What to Do If You're a Chronic Procrastinator

Procrastination can be hardwired into your brain. But you can kick the 'I'll do it later' habit. Here's how.
November 23, 2015

You know the feeling. You have 20 unread emails, the reports are piling up and you could really use a lunch break. Two hours ago you said you'd take care of it in five minutes.

If this sounds like you, you are far from alone. In fact, you're simply suffering from one of life's most ubiquitous woes: procrastination. We've all been guilty of it at some point, but some of us struggle with it daily. Chronic procrastinators repeat “I'll do it later” like a mantra, before all that put-off work comes crashing down on them like the contents of an overstuffed closet.

This begs the question, why do we do it? Why do we put ourselves through so much extra stress just to prolong the inevitable? As it turns out, procrastination might be something that's hardwired into our brain. Let's take a look at why we love to procrastinate and then examine some methods of quitting that nasty habit once and for all:

Why We Procrastinate

According to research published in the Journal of Research in Personality, some chronic procrastinators are so adept at putting things off, the habit actually becomes intertwined with their personality. This makes procrastination a very tricky problem to beat, because certain personality traits actually encourage us to do it. In fact, almost every person procrastinates but according to Psychology Today, 20 percent of people identify themselves as chronic procrastinators. So if you struggle with organization, efficiency and self-motivation you are more likely are chronic procrastinator.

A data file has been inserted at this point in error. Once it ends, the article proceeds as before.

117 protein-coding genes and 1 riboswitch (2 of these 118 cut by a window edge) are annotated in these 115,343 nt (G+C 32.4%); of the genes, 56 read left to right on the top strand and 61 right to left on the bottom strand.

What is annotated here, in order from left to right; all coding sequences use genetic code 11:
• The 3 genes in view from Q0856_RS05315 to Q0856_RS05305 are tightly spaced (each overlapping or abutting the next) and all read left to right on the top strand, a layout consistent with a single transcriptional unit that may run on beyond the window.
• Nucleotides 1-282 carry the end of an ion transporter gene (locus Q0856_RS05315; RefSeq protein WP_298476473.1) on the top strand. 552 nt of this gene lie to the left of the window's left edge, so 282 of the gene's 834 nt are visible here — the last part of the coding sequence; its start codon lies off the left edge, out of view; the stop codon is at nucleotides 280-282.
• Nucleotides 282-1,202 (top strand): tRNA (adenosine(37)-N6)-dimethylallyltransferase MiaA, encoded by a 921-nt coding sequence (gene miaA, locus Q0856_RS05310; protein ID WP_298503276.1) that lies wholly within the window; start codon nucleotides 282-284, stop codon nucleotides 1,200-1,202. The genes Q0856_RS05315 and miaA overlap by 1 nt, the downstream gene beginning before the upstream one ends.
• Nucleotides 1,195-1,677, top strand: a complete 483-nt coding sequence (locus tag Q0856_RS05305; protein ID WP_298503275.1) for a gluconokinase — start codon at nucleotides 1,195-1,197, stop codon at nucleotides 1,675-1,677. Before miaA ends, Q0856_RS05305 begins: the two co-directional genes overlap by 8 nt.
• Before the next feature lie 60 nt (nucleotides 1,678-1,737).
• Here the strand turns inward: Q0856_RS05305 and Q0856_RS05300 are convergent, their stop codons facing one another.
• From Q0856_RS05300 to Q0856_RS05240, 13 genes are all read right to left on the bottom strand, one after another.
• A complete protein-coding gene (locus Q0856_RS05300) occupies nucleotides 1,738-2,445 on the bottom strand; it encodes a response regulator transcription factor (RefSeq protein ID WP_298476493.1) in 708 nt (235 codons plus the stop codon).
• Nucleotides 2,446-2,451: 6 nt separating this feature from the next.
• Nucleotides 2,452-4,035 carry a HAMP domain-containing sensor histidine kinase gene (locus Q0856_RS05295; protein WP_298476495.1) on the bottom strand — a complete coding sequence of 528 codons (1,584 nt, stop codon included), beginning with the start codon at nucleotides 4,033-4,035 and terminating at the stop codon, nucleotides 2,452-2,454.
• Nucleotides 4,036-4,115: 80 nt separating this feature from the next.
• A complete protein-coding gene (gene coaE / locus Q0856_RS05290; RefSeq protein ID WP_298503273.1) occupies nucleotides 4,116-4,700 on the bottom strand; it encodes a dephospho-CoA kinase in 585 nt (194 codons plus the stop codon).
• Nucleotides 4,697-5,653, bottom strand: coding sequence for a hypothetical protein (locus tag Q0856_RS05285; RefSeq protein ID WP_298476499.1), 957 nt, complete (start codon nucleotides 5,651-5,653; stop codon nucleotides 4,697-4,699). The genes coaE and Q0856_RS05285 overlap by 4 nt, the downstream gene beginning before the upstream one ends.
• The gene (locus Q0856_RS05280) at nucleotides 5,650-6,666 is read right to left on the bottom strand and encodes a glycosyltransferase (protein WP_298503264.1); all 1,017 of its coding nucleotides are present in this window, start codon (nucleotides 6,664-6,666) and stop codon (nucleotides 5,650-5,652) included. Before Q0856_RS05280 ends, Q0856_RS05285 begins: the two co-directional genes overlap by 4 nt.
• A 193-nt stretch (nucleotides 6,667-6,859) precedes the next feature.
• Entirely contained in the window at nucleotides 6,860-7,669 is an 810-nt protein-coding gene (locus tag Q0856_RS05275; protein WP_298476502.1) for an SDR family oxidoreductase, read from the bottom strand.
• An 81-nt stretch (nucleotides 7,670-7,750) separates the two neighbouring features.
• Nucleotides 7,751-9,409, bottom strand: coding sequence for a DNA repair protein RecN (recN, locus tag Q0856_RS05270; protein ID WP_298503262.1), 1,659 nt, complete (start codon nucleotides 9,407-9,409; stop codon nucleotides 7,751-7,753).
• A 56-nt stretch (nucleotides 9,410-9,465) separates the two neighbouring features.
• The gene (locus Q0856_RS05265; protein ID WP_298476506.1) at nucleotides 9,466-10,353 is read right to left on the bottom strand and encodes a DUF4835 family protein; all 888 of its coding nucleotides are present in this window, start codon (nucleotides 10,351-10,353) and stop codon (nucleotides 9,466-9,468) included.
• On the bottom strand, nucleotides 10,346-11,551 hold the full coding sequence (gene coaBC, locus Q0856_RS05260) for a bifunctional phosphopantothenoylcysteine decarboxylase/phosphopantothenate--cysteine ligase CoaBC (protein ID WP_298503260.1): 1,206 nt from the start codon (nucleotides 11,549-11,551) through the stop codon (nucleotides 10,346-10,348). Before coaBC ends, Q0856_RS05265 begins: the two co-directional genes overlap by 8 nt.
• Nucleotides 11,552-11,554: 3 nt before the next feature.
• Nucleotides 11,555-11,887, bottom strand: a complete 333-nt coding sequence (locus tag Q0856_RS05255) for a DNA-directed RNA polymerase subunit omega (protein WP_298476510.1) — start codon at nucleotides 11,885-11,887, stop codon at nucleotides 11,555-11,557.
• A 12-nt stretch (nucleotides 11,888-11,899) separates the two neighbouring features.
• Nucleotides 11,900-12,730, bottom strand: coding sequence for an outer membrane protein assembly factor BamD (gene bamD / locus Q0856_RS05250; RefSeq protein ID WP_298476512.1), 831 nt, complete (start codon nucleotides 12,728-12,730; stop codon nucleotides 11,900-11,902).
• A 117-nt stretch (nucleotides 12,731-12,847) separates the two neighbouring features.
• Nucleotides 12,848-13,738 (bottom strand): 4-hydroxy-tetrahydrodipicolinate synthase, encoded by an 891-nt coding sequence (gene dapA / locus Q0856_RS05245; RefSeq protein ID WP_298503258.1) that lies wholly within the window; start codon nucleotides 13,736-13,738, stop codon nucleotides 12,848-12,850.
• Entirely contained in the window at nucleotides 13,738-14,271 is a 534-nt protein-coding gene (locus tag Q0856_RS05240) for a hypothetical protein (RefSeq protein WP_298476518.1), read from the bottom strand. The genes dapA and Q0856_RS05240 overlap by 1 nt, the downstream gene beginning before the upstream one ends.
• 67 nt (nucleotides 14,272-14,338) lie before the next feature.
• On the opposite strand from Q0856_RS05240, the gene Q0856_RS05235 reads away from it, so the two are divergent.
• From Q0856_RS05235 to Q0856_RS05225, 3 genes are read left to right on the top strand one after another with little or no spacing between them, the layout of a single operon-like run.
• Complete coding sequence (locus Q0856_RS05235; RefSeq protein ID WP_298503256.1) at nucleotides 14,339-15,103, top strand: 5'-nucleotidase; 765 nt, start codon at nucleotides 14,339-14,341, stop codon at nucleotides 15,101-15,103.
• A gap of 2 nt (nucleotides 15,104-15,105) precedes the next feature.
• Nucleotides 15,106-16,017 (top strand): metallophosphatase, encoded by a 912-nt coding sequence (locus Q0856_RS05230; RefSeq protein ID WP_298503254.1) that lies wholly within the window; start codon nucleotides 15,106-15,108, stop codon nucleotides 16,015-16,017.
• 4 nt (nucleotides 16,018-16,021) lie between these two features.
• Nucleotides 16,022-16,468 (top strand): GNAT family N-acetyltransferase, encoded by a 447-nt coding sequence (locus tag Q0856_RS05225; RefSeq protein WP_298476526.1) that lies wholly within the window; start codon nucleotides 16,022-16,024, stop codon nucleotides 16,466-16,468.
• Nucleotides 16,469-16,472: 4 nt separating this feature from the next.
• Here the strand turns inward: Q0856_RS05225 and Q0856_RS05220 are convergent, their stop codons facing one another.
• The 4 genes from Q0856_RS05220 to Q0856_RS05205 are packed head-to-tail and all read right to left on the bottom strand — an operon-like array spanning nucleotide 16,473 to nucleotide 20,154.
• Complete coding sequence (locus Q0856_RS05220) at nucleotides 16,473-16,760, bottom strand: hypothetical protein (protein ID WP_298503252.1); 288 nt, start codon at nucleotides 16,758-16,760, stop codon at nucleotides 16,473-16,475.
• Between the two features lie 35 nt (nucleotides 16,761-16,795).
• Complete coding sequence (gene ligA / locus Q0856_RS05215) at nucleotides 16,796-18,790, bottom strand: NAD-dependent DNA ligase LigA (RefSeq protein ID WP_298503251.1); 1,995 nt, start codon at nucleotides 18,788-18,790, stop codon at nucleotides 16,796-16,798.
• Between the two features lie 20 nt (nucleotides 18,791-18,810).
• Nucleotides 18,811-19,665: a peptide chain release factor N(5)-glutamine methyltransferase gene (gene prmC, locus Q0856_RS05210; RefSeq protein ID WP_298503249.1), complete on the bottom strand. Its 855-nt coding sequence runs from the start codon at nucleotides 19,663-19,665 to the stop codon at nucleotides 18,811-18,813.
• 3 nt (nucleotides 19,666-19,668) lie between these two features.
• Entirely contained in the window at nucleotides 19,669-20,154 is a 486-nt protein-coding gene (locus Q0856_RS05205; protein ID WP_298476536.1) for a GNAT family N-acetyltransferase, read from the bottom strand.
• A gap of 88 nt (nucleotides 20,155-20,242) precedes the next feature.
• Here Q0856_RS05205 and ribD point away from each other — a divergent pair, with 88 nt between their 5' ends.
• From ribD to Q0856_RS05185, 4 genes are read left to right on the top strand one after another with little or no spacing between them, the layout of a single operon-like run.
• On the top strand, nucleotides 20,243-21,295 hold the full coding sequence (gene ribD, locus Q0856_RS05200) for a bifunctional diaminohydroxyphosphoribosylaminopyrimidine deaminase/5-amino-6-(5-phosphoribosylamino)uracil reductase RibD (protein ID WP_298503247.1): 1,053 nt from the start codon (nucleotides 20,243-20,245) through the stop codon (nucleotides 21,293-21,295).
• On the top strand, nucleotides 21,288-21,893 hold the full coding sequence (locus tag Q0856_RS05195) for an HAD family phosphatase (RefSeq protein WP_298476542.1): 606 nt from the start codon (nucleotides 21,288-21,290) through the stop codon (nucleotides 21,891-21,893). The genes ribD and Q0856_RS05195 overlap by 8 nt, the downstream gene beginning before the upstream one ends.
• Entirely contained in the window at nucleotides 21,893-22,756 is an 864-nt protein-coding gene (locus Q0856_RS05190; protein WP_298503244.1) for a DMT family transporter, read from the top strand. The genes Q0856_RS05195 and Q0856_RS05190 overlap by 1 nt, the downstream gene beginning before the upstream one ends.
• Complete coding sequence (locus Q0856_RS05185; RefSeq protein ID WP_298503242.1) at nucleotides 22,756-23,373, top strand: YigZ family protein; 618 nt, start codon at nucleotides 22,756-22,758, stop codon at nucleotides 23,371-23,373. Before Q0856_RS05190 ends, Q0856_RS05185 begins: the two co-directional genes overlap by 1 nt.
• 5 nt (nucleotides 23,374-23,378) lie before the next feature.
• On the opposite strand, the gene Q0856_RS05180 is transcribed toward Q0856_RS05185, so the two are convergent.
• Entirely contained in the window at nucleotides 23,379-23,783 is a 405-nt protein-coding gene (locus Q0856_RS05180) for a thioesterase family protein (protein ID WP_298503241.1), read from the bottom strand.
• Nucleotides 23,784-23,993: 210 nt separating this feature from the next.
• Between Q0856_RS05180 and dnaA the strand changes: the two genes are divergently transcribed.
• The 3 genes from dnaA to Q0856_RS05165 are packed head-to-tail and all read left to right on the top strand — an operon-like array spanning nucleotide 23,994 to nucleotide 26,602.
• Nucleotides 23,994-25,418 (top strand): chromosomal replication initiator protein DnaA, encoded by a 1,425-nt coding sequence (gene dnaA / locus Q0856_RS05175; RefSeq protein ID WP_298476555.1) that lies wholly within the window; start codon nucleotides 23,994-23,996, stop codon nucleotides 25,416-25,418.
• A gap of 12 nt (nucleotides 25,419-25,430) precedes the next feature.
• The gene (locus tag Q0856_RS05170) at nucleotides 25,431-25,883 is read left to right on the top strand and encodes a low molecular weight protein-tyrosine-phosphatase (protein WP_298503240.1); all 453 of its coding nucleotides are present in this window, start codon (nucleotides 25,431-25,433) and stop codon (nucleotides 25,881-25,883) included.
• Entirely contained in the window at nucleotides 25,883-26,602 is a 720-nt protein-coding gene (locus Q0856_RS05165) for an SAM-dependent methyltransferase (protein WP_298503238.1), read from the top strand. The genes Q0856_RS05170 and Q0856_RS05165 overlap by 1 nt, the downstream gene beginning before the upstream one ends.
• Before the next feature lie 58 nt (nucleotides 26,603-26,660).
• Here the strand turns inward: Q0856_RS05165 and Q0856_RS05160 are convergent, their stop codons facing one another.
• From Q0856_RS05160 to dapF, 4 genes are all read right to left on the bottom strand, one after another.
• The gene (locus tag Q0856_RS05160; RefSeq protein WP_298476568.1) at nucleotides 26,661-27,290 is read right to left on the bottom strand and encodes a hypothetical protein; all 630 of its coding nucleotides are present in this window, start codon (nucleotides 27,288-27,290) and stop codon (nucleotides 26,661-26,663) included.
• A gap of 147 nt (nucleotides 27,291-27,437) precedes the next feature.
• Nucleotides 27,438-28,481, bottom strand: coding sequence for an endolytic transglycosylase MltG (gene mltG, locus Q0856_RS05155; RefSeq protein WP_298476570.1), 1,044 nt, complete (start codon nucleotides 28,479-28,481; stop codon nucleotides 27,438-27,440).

How do we beat procrastination? Let's look at two scientifically proven methods:

1. Just start.

Simply getting started on a project can actually be the hardest part for procrastinators. But if we manage to make it over that hump, we'll find ourselves more compelled to actually keep working. Why? Because our brains are susceptible to a little something called the Zeigarnik effect. Essentially, we're more likely to complete a task once we gain momentum. The only way to gain that momentum is by kick starting it.

2. Break down big tasks.

That's all well and good, you may think, but my problem is with getting started. We put off big tasks because they're terrifying. We just know they'll consume all of our time, leaving us no room to do the things we really want to do (like relax on the couch with popcorn and Netflix).

Luckily, there's a proven psychological trick to overcoming this fear of starting: Take a big task and break it down into smaller steps. It's actually easier to commit to two or three smaller tasks at a time than a single big one, so that initial starting phase will be much easier. Like we said above, getting started builds momentum and before we know it, the entire project is complete, and we end up with more free time than we would have if we let procrastination get the better of us.

So, the most effective way to beat procrastination is to use these two tips in tandem. By breaking down big projects into smaller steps, you'll find yourself more motivated to get started, and ultimately you will build enough momentum to see a project through to completion.

How do we know it's so effective? Well, it worked for me writing this article—so it will work for you, too.

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